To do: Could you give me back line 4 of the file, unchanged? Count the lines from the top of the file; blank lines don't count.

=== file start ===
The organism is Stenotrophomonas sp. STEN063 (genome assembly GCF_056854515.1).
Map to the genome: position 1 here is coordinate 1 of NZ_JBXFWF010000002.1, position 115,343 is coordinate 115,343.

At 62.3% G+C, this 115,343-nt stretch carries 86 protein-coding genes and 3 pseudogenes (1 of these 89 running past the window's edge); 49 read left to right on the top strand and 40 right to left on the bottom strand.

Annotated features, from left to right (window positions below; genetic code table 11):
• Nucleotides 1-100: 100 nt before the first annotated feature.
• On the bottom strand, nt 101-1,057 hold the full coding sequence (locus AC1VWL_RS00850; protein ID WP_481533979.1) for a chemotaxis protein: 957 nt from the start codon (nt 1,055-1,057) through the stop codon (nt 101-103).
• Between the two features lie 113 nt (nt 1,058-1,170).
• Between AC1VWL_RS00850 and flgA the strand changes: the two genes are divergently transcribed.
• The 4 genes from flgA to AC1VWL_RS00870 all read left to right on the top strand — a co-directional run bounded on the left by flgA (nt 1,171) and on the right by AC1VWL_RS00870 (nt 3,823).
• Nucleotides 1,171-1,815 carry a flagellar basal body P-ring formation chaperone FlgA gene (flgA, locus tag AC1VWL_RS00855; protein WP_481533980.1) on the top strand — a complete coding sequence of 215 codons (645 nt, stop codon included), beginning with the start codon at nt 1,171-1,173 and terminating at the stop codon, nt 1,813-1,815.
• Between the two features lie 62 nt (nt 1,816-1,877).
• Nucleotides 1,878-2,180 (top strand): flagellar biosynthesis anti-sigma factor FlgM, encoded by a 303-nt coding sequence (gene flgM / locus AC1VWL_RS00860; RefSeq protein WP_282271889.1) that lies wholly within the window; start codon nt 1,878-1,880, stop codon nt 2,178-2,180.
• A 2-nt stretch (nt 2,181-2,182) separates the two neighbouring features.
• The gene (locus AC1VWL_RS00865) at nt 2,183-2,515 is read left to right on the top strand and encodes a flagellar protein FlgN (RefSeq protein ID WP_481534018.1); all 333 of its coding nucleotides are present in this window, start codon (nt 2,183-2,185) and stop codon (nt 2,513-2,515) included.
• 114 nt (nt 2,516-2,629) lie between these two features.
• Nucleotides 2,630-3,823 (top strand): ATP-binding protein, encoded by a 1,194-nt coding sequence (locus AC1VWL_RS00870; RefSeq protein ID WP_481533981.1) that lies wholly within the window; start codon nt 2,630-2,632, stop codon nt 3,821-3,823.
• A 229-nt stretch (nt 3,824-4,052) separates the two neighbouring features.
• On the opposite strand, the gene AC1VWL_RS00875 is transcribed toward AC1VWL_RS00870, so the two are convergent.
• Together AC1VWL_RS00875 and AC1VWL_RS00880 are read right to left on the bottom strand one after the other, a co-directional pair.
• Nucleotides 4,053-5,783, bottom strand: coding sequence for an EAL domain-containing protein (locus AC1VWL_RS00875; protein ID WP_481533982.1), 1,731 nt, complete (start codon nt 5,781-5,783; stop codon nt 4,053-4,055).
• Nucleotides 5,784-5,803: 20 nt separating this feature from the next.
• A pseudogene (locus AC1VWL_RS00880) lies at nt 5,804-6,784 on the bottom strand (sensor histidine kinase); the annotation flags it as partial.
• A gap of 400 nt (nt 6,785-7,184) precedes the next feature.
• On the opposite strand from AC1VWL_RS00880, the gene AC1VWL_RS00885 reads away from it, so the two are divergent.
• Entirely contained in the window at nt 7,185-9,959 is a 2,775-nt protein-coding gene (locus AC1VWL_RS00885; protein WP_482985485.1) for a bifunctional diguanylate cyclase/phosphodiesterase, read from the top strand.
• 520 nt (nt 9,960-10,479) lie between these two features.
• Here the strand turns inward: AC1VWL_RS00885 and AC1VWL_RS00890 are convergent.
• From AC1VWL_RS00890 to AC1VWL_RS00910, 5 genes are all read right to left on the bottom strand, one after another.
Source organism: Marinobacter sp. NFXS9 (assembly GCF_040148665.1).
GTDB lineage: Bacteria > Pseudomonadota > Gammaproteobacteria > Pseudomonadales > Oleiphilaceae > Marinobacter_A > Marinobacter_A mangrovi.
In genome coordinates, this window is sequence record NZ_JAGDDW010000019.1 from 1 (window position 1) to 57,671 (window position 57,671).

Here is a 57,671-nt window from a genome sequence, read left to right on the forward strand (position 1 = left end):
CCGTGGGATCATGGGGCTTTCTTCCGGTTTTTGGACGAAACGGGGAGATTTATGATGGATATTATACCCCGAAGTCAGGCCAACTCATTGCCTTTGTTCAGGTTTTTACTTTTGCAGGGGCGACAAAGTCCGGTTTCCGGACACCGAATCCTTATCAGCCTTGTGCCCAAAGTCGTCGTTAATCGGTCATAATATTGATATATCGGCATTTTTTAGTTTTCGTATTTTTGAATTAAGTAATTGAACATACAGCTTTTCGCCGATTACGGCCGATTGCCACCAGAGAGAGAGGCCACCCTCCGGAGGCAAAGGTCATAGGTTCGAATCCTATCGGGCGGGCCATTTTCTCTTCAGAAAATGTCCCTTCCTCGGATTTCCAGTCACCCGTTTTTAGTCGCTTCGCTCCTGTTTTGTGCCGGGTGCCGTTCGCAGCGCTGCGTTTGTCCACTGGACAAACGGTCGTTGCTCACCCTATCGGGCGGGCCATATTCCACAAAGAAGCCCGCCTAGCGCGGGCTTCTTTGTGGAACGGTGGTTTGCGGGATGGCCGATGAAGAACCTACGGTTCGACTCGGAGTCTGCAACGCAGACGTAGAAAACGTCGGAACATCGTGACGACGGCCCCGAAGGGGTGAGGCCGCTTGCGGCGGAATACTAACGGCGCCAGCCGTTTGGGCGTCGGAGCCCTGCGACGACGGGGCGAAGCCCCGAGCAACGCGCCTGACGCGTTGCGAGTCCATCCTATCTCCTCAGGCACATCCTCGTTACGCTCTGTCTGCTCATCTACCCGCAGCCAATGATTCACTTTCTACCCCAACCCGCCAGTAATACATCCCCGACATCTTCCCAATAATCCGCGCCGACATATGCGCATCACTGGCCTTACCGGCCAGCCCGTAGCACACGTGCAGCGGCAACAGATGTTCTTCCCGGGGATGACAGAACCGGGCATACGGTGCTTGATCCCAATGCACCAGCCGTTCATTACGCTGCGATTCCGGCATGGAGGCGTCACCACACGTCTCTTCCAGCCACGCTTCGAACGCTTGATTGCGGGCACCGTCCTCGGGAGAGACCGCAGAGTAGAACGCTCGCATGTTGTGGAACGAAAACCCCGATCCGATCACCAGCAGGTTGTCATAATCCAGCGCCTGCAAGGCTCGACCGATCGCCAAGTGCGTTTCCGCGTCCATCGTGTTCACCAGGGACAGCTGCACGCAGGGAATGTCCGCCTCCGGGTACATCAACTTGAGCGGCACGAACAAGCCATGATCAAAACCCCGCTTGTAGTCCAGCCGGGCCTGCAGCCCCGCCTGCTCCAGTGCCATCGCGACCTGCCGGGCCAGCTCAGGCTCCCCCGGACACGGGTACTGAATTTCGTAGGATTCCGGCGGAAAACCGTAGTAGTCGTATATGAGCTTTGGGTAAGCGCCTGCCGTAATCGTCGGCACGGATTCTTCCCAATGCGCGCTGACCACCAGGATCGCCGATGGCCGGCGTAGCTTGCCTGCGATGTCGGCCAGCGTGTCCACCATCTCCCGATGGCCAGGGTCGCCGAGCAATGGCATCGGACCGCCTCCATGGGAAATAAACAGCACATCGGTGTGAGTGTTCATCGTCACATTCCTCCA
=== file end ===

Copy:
Annotated features, from left to right (window positions below; genetic code table 11):